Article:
Some pitmasters shudder when they see the words “pre-sliced” attached to a meat product. After all, most of us prefer to do the slicing and shredding ourselves. That’s why we got involved in barbecuing to begin with.
In the case of pre-sliced pork shoulder, however, we would recommend setting those prejudices aside. Here, we’ll take a closer look at this label and what it really means.
Pre Sliced Pork Shoulder
Pre-sliced pork shoulder is usually labeled as “pork shoulder steak,” “pork blade steak” or “pork steak.” You can smoke the meat as you would regular pork shoulder, but since the pieces are smaller, they’ll cook more quickly. These cuts can also be grilled quickly over medium-high heat.
What Is Pre Sliced Pork Shoulder?
When the pork shoulder is sliced prior to packaging, it may be labeled as “pork blade steak,” “pork shoulder steak,” or even simply “pork steak.”
This cut is popular in the Midwest, but it can be difficult to find elsewhere. If you’d like to give it a try but are having a hard time finding it, try asking the staff at your local specialty butcher shop.
Just like whole pork shoulder, the pre-sliced variety may be sold boneless or bone-in. You can leave the bones in place during cooking if you prefer, but it’s also possible to remove them and cook the meat by itself.
Pre Sliced Pork Shoulder: Pros & Cons
Since pork shoulder is such a large cut of meat, it can be intimidating for many budding pitmasters. While we think it’s easy to cook once you get the hang of it, it does require a long smoking process.
The generous size means that this cut also yields a lot of meat. That may be a turnoff for singles or couples who don’t want to deal with a ton of leftovers.
By contrast, pre-sliced pork shoulder steaks can be ready in a hurry. You don’t even have to fire up the grill—just pan-sear them over high heat, or roast them in the oven. It’s also easier to customize the serving sizes.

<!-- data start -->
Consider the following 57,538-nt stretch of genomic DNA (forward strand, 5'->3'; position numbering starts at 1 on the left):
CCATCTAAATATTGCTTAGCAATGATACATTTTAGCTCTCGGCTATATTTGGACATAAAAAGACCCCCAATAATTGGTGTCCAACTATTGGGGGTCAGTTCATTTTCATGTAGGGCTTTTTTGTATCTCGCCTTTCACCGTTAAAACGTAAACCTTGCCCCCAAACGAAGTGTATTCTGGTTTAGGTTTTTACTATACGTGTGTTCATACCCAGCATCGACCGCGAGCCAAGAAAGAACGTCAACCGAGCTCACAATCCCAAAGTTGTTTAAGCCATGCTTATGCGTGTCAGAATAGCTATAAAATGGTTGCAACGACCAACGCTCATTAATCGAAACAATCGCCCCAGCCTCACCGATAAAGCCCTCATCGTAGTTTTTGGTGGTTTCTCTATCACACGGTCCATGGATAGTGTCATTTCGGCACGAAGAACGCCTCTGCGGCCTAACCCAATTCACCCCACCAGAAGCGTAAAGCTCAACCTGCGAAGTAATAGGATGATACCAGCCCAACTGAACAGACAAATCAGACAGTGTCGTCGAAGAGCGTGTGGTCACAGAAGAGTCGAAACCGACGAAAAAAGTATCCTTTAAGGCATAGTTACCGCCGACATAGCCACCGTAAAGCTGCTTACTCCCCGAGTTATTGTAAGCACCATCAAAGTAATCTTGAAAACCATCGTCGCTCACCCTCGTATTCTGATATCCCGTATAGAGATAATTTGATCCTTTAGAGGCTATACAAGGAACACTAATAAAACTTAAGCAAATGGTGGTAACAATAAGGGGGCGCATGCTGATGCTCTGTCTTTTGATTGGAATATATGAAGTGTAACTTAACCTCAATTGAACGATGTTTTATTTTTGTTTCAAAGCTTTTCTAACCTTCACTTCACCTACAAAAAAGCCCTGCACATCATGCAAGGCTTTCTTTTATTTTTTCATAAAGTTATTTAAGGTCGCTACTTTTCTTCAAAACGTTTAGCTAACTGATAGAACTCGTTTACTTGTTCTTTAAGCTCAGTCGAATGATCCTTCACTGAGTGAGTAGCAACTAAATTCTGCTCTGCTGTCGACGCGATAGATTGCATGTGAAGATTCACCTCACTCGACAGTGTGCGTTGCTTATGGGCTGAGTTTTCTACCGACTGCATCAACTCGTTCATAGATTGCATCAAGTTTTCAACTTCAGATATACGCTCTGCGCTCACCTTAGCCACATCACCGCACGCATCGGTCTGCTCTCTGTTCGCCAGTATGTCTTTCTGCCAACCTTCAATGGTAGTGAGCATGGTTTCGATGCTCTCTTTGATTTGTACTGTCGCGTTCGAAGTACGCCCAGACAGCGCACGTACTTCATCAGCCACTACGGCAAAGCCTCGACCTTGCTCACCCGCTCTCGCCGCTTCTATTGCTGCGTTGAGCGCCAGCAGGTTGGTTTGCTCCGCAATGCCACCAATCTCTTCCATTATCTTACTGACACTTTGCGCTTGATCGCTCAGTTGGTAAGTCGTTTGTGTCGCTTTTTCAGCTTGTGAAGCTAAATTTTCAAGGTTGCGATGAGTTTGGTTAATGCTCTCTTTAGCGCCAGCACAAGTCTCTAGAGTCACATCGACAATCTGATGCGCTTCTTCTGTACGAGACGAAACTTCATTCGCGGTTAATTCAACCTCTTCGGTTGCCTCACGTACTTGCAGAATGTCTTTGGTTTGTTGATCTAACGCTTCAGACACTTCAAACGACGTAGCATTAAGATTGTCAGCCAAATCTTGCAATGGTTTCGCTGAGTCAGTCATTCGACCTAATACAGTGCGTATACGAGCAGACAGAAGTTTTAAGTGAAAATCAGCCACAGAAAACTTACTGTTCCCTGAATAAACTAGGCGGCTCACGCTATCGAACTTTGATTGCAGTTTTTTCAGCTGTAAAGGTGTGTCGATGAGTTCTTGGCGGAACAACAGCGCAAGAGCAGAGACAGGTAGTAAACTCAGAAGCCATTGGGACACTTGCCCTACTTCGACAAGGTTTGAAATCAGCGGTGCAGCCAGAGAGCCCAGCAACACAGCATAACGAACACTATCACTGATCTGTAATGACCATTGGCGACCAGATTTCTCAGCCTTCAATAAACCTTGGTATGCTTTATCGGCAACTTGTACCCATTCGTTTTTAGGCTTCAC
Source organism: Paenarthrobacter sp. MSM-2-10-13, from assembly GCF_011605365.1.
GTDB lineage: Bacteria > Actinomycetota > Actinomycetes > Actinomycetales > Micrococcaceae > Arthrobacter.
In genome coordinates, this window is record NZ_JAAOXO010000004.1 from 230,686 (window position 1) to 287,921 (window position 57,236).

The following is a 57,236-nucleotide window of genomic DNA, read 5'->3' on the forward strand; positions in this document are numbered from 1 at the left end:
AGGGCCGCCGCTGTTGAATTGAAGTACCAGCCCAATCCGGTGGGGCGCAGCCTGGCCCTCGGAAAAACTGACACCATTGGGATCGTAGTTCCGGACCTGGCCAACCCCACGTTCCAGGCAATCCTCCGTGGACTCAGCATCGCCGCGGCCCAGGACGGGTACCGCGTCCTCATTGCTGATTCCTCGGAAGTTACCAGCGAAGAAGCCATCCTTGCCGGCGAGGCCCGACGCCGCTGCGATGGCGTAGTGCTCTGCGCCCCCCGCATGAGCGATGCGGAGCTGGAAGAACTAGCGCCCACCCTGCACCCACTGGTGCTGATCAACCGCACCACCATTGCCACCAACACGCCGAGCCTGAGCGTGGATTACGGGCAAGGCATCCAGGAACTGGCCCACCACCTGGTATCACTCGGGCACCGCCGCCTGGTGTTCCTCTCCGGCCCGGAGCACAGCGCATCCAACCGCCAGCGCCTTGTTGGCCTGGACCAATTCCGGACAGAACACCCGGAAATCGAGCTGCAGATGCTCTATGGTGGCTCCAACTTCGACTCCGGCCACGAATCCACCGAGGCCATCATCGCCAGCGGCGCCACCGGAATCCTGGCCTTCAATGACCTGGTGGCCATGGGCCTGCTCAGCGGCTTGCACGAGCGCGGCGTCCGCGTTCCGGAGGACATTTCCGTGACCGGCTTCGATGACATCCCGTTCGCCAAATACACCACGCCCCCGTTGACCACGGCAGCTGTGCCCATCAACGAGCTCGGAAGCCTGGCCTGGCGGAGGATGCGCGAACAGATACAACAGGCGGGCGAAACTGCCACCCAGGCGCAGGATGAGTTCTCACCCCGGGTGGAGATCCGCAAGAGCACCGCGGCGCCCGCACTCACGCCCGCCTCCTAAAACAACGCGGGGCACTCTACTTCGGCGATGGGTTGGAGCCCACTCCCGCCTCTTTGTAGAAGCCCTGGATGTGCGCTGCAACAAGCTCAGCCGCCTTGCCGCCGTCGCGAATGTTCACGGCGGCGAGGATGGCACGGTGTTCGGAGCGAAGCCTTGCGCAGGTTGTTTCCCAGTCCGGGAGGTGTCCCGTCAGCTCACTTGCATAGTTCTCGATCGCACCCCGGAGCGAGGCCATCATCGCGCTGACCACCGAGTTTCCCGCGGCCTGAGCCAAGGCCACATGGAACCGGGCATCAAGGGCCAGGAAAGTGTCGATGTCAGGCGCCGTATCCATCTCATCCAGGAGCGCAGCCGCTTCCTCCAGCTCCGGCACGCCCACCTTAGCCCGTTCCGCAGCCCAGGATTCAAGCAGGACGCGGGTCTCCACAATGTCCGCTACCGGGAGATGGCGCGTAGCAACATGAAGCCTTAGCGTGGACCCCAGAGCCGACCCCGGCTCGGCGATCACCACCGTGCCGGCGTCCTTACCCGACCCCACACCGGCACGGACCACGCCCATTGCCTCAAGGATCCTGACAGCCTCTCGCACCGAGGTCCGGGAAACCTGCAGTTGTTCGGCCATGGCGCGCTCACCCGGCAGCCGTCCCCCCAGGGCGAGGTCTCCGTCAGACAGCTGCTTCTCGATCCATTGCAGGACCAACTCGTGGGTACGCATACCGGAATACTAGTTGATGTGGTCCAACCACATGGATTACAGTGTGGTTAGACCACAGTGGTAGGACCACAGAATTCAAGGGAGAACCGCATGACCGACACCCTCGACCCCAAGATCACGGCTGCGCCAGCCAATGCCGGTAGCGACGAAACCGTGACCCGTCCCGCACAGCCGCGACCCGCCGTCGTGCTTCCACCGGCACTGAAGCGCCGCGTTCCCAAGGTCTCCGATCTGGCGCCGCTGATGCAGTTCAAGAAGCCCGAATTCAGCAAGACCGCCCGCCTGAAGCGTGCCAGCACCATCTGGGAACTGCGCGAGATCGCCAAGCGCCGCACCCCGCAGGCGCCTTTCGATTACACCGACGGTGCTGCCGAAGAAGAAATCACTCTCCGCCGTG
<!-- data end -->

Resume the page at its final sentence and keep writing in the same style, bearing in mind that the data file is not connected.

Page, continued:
Can You Freeze Pre-Sliced Pork Shoulder?
This cut freezes well, but we would recommend thawing and cooking off the raw steaks within 3 months. The texture may suffer from longer storage periods, especially when it comes to thinner cuts.
You should follow the same guidelines if you’ve already cooked off the pork. Freeze any leftovers within 3 to 4 days, then thaw and reheat within 3 months.
Is Pre-Sliced Pork Shoulder Tender?
As you may already know, pork shoulder is a naturally tough cut. It comes from a portion of the leg that gets a fair amount of exercise, and the meat has a great deal of fat and connective tissue.
This means that pork shoulder steaks can be tough unless they’re given the proper treatment. Try pounding the steaks with a meat tenderizer before you cook them. If the bone is still in the meat, take care not to pound too close to it, or it may shatter.
Marinating the meat can also help. Use acidic ingredients that have natural tenderizing properties, such as vinegar or lemon juice. Leave the pork in the marinade for at least 30 minutes, but no longer than 12 hours.
Do You Have To Trim The Fat?
You certainly can, but it’s not really necessary. A little bit of fat will imbue the steaks with flavor and moisture as they cook.